Money matters: dealing with exchange rates and currency on your cruise

Discover what to do about foreign money when cruising

One of the best things about cruising is the convenience of being able to sign for all your expenses and have them charged to your stateroom. An itemized statement is available upon request anytime or delivered to your stateroom prior to disembarkation. However, those going ashore will want some spending money. There are a couple of options for purchasing items in a foreign country: either use your credit/debit card or use cash.

A Bulletin board full of money from all around the world, in the Travelers cave hotel in Goreme, Cappadocia, Turkey. Copyright by Moyan Brenn.
A bulletin board full of money from all around the world, in the Travelers cave hotel in Goreme, Cappadocia, Turkey. Copyright by Moyan Brenn.


Cruise passengers setting sail have a lot to think about before boarding. If you cruise will be calling on foreign countries, make sure to know in advance to avoid potential problems.

  1. Tell you credit card company you will be traveling outside the United States. Ask about their fees to access your money while traveling.
  2. Bring along some foreign currency before leaving for your cruise vacation. Ask at your bank if they sell foreign currency or use a third party exchange.
  3. For your convenience some cruise lines have Automated Teller Machines for the exchange of foreign currencies available on vessels sailing out of European ports and on selected exotic itineraries. Use of such machines may involve transaction fees that are subject to change without notice.

Money talks

Spending your limited time in port is not fun when you spend the best part of the day trying to get cash. Before you leave on your cruise get some local currency at the exchange found at the airport or better yet see if your bank offers a money exchange (with little to no fees preferably). Although you might suffer a less than ideal exchange rate, you will have more options in port to explore instead of hanging out at the bank or searching the streets for the local ATM.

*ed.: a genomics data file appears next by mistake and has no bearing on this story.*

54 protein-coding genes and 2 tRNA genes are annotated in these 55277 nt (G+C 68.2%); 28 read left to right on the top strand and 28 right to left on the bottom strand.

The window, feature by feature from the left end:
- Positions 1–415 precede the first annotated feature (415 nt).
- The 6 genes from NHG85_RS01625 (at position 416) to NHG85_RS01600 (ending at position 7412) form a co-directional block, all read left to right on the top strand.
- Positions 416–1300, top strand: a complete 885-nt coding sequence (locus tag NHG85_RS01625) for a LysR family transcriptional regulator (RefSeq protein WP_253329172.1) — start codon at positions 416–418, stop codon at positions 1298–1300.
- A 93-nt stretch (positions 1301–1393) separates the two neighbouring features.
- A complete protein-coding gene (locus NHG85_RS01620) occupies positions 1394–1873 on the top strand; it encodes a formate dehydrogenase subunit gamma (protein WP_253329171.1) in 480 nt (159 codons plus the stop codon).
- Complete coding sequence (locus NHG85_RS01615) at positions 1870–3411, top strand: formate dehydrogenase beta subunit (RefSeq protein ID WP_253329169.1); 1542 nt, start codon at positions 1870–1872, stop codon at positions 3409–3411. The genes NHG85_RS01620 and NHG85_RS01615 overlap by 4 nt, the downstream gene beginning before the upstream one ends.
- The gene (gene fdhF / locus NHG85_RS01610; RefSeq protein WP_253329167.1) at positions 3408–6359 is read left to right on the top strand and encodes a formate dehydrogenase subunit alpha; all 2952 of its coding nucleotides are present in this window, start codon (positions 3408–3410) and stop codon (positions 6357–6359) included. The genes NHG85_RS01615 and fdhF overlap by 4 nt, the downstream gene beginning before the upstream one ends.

Using ATMs

Some experts think that using your debit card internationally is preferable to using your credit card because fees can be less. Using your debit card at an ATM takes dollars directly from your bank account and gives you foreign cash.  Cruise guests will pay a bank fee, but the exchange rate is better than it would be for exchanging cash into local currency. Read more about what to look out for at if you are cruising in Europe and planning on using an ATM.

Tip: In Europe ATM machines have different names: In France ask for a distributeur, a “cashpoint” in the UK, and a Bankomat just about everywhere else (thanks Rick Steves).

Currency conversion fees

Before leaving on your cruise notify your bank and/or credit card company that you will be out of the country using the card(s). Just remember that using your credit card or debit card will cost you money. Most banks will charge a transaction fee for using your card.

According to an article at, “every time you use your card outside the U.S., American Express, VISA, MasterCard  or whichever network is handling the transaction charges your bank a percentage of the transaction (usually 1 percent) to convert your dollars to dinars, euros, yen — the local currency.”

Don’t wait until you get home to figure out if your bank is going to charge you a currency conversion fee for using your credit card. Read more here


Information about exchange rates and tips for where to get money in port can be answered at the Passenger Services/Purser’s Desk while you are on the cruise.


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